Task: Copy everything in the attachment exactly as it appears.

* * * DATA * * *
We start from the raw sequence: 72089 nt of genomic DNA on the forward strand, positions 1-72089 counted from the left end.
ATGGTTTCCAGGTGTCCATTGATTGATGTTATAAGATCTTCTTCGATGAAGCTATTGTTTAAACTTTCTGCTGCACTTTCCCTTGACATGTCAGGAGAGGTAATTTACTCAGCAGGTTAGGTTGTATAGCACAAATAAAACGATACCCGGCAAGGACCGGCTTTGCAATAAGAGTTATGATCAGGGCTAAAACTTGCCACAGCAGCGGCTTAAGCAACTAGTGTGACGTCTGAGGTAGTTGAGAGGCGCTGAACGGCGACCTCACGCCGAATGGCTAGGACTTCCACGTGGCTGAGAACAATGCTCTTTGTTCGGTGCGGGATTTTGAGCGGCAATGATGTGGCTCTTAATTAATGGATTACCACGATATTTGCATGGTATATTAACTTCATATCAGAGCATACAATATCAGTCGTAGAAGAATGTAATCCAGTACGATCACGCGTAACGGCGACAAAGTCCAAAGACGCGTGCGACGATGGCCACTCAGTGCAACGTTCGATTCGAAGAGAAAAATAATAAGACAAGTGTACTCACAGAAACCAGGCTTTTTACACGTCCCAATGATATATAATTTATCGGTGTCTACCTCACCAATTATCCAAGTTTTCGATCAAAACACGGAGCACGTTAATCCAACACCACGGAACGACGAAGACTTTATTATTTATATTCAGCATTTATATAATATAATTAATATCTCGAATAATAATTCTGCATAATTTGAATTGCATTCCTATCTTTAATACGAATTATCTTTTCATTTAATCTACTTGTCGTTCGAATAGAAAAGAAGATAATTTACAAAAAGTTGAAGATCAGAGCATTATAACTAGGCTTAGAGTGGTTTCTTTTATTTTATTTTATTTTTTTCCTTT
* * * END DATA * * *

We start from the raw sequence: 72089 nt of genomic DNA on the forward strand, positions 1-72089 counted from the left end.
ATGGTTTCCAGGTGTCCATTGATTGATGTTATAAGATCTTCTTCGATGAAGCTATTGTTTAAACTTTCTGCTGCACTTTCCCTTGACATGTCAGGAGAGGTAATTTACTCAGCAGGTTAGGTTGTATAGCACAAATAAAACGATACCCGGCAAGGACCGGCTTTGCAATAAGAGTTATGATCAGGGCTAAAACTTGCCACAGCAGCGGCTTAAGCAACTAGTGTGACGTCTGAGGTAGTTGAGAGGCGCTGAACGGCGACCTCACGCCGAATGGCTAGGACTTCCACGTGGCTGAGAACAATGCTCTTTGTTCGGTGCGGGATTTTGAGCGGCAATGATGTGGCTCTTAATTAATGGATTACCACGATATTTGCATGGTATATTAACTTCATATCAGAGCATACAATATCAGTCGTAGAAGAATGTAATCCAGTACGATCACGCGTAACGGCGACAAAGTCCAAAGACGCGTGCGACGATGGCCACTCAGTGCAACGTTCGATTCGAAGAGAAAAATAATAAGACAAGTGTACTCACAGAAACCAGGCTTTTTACACGTCCCAATGATATATAATTTATCGGTGTCTACCTCACCAATTATCCAAGTTTTCGATCAAAACACGGAGCACGTTAATCCAACACCACGGAACGACGAAGACTTTATTATTTATATTCAGCATTTATATAATATAATTAATATCTCGAATAATAATTCTGCATAATTTGAATTGCATTCCTATCTTTAATACGAATTATCTTTTCATTTAATCTACTTGTCGTTCGAATAGAAAAGAAGATAATTTACAAAAAGTTGAAGATCAGAGCATTATAACTAGGCTTAGAGTGGTTTCTTTTATTTTATTTTATTTTTTTCCTTT